How cycling is key to success of free education project


Kenya still has much work to do to ensure that every child who wants to go to school can. FILE PHOTO | NMG

How did you go to school when you were young? For many in developed countries the answer is a school bus or parent’s car.

But reliable mobility is not something pupils in Kenya take for granted. For Kenyans, transportation to school is, quite literally, a ticket to a better future.

In 2003, when Kenya made primary school free for everyone, enrolment surged to 104 per cent.

As many schools struggled to accommodate the influx of new pupils, a shortage of classrooms forced learners in rural areas to travel farther from their homes in search of enrolment.

This extra travel time lowered attendance rates and negatively affected learning outcomes. According to one study, just 63 per cent of pupils enrolled for free primary school completed while 58 per cent of those who enrolled in secondary schools did not graduate.

Punishing commutes are thus depriving Kenya’s young people of education; girls in particular are disadvantaged by distance.

Fortunately, there is a simple solution: match free education with free bicycles. This is slowly happening in rural Kenya and results have been remarkable.

Consider, for example, the story of Carol, a 15-year-old secondary school student who spent years walking 12 kilometres to and from class every day.

Born to a poor family, Carol often went without lunch, which severely affected her ability to learn and concentrate.

And yet, the long walk and hunger pangs were not the worst of her problems; like thousands of other girls in rural Kenya Carol’s day starts with making breakfast for her family and cleaning their mud-thatched house. When she returns home after school she washes dishes and helps make dinner. By the time the chores are done Carol is usually too tired to do her homework.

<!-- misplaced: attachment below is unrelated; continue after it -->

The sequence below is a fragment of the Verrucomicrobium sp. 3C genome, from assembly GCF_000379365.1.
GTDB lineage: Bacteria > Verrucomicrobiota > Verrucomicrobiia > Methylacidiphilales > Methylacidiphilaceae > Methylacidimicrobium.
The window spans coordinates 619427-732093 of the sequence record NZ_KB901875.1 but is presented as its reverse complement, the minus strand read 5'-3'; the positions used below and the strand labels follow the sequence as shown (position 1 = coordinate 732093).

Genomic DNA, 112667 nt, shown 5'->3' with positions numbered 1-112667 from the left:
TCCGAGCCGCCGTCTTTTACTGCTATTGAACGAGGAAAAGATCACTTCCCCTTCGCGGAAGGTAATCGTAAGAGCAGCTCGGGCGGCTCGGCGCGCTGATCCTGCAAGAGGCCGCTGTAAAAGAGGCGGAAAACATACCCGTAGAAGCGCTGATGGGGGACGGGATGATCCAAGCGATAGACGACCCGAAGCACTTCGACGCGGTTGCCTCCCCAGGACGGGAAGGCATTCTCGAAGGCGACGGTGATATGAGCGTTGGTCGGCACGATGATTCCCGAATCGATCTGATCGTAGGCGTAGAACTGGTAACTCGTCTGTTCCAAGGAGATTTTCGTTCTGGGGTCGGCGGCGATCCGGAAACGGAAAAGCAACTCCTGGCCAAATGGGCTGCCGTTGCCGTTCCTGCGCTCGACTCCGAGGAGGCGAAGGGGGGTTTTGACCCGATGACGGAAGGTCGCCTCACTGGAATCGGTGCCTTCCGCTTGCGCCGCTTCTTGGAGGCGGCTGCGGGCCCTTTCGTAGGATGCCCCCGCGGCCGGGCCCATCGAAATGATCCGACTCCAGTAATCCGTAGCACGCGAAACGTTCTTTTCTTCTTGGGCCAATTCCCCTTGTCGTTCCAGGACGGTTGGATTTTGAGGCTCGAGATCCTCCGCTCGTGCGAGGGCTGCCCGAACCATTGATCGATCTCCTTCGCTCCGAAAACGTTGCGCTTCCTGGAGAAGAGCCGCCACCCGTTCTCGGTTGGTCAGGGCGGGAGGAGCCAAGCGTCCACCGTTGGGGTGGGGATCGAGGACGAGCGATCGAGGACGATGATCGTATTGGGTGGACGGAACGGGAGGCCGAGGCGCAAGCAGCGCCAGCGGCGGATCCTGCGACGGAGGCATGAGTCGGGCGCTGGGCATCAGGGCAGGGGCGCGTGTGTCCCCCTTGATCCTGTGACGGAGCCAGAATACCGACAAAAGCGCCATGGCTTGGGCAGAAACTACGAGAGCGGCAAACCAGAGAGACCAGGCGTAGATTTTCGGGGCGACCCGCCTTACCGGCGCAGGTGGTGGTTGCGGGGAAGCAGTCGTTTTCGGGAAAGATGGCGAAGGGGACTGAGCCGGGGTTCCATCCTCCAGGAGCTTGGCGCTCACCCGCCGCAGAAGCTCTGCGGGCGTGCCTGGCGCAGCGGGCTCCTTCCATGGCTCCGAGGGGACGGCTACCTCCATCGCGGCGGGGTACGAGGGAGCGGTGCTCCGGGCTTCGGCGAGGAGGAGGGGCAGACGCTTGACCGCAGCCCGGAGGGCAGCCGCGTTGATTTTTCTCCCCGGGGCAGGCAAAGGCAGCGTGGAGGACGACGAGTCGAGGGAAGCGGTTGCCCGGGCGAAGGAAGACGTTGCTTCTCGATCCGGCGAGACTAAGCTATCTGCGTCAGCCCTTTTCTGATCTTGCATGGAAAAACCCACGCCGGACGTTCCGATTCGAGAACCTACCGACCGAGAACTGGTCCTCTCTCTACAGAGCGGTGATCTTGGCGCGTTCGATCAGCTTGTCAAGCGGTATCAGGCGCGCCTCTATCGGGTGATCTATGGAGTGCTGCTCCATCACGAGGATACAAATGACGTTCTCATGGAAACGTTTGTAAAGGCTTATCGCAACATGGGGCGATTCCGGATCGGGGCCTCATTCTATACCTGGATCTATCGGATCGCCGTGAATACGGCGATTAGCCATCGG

But a few years ago her life changed significantly when World Bicycle Relief, an American charity that provides free bicycles, cut her commuting time from two hours to 30 minutes by giving her a two-wheeler.

Now, Carol arrives at school feeling fresh and alert, which has dramatically improved her grades.

Students are not the only ones who suffer from a lack of reliable transport means. When farmers, health-care workers, and public-sector employees cannot get to their jobs promptly, productivity drops and output declines. Since 2005 World Bicycle Relief has distributed more than 400,000 bicycles around the world, benefiting some two million people.

But for female students in Kenya the gift of mobility has been especially transformative.

Today, when Carol rides to school on her bicycle she is actively dismantling gender stereotypes that pervade many African societies. For girls, the pressure to drop out of school and marry young is intense; in fact 23 per cent of Kenyan girls are married by the time they turn 18.

By getting to school on time Carol is building self-esteem and giving herself a chance at success in education.

Kenya still has much work to do to ensure that every young person who wants to go to school can.

It is comforting to know that not every solution needs to be complicated.

BRIAN MALIKA is a social worker and reproductive-health counsellor.